An online survey conducted as part of an Upper House inquiry into NSW local government reform has found that 72 per cent of people don’t want their council to merge.
The numbers are a bleak result for NSW Premier Mike Baird’s Fit for the Future agenda, with 75 per cent of the 795 respondents saying they did not believe amalgamations would improve the financial sustainability of their council and 73 per cent saying they believed council’s services would be compromised if a merger went ahead.
As well, just under two-thirds were unimpressed by the methodology used by the Independent Pricing and Regulatory Tribunal (IPART) that will ultimately determine whether councils have the scale and capacity to stand alone or if they should instead merge with their neighbours come October.
But while two-thirds supported local government reform, 74 per cent of people opposed forced amalgamations, even if IPART said these were necessary.
However, the online survey was voluntary and the age profile ended up being skewed towards older people. Only 6 per cent of respondents were under 30, while a whopping 41 per cent were over sixty. Respondents aged 45 to 59 made up one-third of all of those who replied.
Of course, it could be argued that the over sixties are relatively heavier users of council services. They are also, perhaps, more likely to oppose council amalgamations.
Greens MP and Local Government Spokesperson David Shoebridge said the results showed that the community was not convinced by the government’s push to create larger councils.
“This non-partisan survey confirms that the government has no community support to force council mergers on unwilling communities,” Mr Shoebridge said.
Mr Shoebridge argued that NSW Local Government Minister Paul Toole had not explained the basic features of the government’s reform agenda, such as how big councils had to be, how many councillors they would have and how they would ensure that local voices were heard?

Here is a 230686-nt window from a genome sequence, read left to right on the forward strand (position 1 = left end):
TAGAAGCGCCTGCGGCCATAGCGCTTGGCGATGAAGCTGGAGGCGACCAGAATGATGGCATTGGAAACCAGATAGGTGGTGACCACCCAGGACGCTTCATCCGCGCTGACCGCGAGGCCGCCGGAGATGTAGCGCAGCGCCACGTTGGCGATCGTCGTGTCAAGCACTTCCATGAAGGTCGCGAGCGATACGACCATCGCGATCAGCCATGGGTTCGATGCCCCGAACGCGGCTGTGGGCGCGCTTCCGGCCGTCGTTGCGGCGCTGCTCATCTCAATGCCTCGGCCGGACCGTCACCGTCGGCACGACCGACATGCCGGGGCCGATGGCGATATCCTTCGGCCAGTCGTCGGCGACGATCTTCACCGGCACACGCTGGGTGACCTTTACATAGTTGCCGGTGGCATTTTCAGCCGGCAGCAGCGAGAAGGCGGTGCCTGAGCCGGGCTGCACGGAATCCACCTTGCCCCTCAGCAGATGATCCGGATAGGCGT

“Communities can’t even get a straight answer from the Minister on whether or not local council elections will be held in September next year,” he said.
“This lack of frankness from the government is reflected in the suspicion survey respondents show regarding the Fit for the Future agenda.
“When the government gives them no answers, communities are rightly concerned that Fit for the Future will come at a real cost to their local services, council performance and local identity.”
“Even the Chief Executive of Local Government had to publically admit this week that she had no evidence to support the notion that forced amalgamations produce lower council rates.”
Key survey findings were:
– 72 per cent of survey respondents did not support their local council being amalgamated
– 73 per cent believed council services would be compromised by amalgamations
– 75 per cent did not believe amalgamations would improve financial sustainability
– 75 per cent thought the current size of their council was appropriate
– 60 per cent do not believe that IPART’s assessment methodology is valid or reliable
The full survey results can be found here:
The last of five public hearings by the General Purpose Standing Committee 6, takes place on August 24.
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